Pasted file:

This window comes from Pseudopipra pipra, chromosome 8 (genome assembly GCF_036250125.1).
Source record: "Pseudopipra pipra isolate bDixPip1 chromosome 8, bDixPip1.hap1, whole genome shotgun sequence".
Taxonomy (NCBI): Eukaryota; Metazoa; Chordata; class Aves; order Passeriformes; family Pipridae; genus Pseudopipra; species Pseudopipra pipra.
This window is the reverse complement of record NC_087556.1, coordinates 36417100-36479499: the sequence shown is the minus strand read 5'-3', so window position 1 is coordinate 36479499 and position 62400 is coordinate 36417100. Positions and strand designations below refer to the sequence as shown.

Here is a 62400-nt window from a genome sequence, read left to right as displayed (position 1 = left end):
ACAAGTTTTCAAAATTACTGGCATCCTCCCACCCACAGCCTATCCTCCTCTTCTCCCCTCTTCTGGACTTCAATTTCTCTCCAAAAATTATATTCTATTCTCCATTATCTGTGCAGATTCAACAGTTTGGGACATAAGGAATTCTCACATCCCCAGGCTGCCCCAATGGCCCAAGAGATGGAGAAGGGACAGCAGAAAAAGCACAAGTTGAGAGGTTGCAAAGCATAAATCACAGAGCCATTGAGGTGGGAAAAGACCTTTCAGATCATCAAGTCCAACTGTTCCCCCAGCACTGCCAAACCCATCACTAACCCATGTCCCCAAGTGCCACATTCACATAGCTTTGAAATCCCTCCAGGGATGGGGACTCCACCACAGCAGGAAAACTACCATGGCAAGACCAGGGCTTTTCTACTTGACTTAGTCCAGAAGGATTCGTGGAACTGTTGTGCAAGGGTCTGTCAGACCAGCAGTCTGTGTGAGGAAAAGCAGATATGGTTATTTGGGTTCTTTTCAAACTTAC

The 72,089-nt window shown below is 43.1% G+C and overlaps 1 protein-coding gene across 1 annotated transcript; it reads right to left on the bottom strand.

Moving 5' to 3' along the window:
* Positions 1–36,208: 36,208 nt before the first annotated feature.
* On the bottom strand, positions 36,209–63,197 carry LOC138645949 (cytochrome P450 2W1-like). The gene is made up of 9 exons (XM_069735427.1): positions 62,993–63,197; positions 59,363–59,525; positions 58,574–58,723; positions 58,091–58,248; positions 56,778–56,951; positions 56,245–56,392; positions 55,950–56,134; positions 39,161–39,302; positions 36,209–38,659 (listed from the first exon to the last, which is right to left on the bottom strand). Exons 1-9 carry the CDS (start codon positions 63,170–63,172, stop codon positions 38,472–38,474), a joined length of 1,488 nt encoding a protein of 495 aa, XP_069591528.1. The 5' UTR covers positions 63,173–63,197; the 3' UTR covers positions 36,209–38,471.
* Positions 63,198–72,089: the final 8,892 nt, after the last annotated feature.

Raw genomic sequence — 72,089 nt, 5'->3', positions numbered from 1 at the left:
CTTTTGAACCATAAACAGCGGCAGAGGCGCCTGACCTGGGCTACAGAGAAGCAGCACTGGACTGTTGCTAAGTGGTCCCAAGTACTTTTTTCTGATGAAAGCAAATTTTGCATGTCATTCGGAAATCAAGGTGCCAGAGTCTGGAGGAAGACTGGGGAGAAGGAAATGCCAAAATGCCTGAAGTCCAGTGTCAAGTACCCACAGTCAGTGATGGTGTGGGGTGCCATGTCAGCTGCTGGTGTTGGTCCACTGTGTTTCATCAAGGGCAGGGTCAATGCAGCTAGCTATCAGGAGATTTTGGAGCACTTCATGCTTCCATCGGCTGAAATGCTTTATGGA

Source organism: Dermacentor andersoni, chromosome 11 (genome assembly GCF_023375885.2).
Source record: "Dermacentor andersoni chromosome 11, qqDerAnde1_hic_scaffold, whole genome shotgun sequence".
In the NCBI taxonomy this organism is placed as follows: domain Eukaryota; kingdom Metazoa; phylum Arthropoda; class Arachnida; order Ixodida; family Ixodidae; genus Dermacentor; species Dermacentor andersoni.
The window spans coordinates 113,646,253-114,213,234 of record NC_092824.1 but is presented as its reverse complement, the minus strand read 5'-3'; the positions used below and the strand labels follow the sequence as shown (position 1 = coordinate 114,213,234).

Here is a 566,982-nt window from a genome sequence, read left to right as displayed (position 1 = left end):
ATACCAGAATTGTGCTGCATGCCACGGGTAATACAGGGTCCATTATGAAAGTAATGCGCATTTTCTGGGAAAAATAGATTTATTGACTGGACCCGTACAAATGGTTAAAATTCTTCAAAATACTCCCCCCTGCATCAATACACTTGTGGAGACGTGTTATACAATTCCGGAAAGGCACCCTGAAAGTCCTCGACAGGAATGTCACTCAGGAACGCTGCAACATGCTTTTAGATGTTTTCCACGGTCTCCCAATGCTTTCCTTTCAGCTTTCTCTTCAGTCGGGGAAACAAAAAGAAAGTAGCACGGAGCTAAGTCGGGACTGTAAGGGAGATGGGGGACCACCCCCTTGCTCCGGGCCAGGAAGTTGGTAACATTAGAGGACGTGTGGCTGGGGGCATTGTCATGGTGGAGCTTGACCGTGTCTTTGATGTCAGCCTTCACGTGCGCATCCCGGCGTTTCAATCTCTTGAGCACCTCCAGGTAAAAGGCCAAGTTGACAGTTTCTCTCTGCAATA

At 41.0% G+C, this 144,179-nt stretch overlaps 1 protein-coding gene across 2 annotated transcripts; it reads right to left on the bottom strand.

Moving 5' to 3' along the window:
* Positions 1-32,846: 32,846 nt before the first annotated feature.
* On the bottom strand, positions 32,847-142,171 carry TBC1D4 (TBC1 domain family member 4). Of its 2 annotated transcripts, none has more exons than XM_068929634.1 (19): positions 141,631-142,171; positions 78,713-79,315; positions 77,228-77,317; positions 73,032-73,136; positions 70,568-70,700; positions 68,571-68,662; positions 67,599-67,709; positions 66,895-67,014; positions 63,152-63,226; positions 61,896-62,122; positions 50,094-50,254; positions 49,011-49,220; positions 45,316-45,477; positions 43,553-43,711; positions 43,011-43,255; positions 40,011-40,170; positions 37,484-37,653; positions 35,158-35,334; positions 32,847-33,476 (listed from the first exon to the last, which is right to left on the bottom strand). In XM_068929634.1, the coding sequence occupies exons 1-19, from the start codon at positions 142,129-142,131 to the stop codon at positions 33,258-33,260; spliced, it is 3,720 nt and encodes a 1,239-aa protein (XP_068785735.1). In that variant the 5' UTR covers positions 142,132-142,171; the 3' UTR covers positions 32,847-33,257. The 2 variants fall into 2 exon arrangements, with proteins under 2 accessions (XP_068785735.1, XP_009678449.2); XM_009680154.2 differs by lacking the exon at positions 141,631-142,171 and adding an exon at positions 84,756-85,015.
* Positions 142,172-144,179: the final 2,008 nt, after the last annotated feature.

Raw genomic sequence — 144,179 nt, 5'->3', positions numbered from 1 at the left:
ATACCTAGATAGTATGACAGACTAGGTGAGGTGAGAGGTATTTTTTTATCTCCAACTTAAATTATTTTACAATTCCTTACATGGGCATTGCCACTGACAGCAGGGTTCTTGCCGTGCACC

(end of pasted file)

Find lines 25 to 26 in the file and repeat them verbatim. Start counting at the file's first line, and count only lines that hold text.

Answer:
Raw genomic sequence — 144,179 nt, 5'->3', positions numbered from 1 at the left:
ATACCTAGATAGTATGACAGACTAGGTGAGGTGAGAGGTATTTTTTTATCTCCAACTTAAATTATTTTACAATTCCTTACATGGGCATTGCCACTGACAGCAGGGTTCTTGCCGTGCACC